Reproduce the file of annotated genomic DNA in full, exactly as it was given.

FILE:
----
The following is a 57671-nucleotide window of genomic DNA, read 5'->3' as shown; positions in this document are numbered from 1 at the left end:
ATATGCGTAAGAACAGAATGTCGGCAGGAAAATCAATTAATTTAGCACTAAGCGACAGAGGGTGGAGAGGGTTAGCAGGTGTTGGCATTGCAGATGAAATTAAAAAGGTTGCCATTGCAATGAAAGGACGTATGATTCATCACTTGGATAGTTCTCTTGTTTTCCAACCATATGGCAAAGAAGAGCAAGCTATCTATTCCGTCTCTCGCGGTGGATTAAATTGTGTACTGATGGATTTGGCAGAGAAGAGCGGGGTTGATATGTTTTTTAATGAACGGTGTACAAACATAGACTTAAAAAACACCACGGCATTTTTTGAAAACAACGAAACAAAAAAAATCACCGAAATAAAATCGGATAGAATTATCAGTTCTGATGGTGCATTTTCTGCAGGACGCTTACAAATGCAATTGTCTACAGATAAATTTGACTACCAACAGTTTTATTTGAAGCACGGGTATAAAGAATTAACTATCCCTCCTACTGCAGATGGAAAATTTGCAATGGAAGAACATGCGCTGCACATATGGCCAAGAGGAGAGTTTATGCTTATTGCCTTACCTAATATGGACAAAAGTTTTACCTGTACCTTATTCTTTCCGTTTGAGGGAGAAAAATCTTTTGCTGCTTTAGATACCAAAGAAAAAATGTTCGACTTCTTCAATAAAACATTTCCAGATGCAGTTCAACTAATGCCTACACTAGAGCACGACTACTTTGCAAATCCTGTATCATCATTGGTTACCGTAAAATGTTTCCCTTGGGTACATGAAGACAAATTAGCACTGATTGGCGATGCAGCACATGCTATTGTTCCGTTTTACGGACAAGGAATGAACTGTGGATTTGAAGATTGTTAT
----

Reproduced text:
The following is a 57671-nucleotide window of genomic DNA, read 5'->3' as shown; positions in this document are numbered from 1 at the left end:
ATATGCGTAAGAACAGAATGTCGGCAGGAAAATCAATTAATTTAGCACTAAGCGACAGAGGGTGGAGAGGGTTAGCAGGTGTTGGCATTGCAGATGAAATTAAAAAGGTTGCCATTGCAATGAAAGGACGTATGATTCATCACTTGGATAGTTCTCTTGTTTTCCAACCATATGGCAAAGAAGAGCAAGCTATCTATTCCGTCTCTCGCGGTGGATTAAATTGTGTACTGATGGATTTGGCAGAGAAGAGCGGGGTTGATATGTTTTTTAATGAACGGTGTACAAACATAGACTTAAAAAACACCACGGCATTTTTTGAAAACAACGAAACAAAAAAAATCACCGAAATAAAATCGGATAGAATTATCAGTTCTGATGGTGCATTTTCTGCAGGACGCTTACAAATGCAATTGTCTACAGATAAATTTGACTACCAACAGTTTTATTTGAAGCACGGGTATAAAGAATTAACTATCCCTCCTACTGCAGATGGAAAATTTGCAATGGAAGAACATGCGCTGCACATATGGCCAAGAGGAGAGTTTATGCTTATTGCCTTACCTAATATGGACAAAAGTTTTACCTGTACCTTATTCTTTCCGTTTGAGGGAGAAAAATCTTTTGCTGCTTTAGATACCAAAGAAAAAATGTTCGACTTCTTCAATAAAACATTTCCAGATGCAGTTCAACTAATGCCTACACTAGAGCACGACTACTTTGCAAATCCTGTATCATCATTGGTTACCGTAAAATGTTTCCCTTGGGTACATGAAGACAAATTAGCACTGATTGGCGATGCAGCACATGCTATTGTTCCGTTTTACGGACAAGGAATGAACTGTGGATTTGAAGATTGTTAT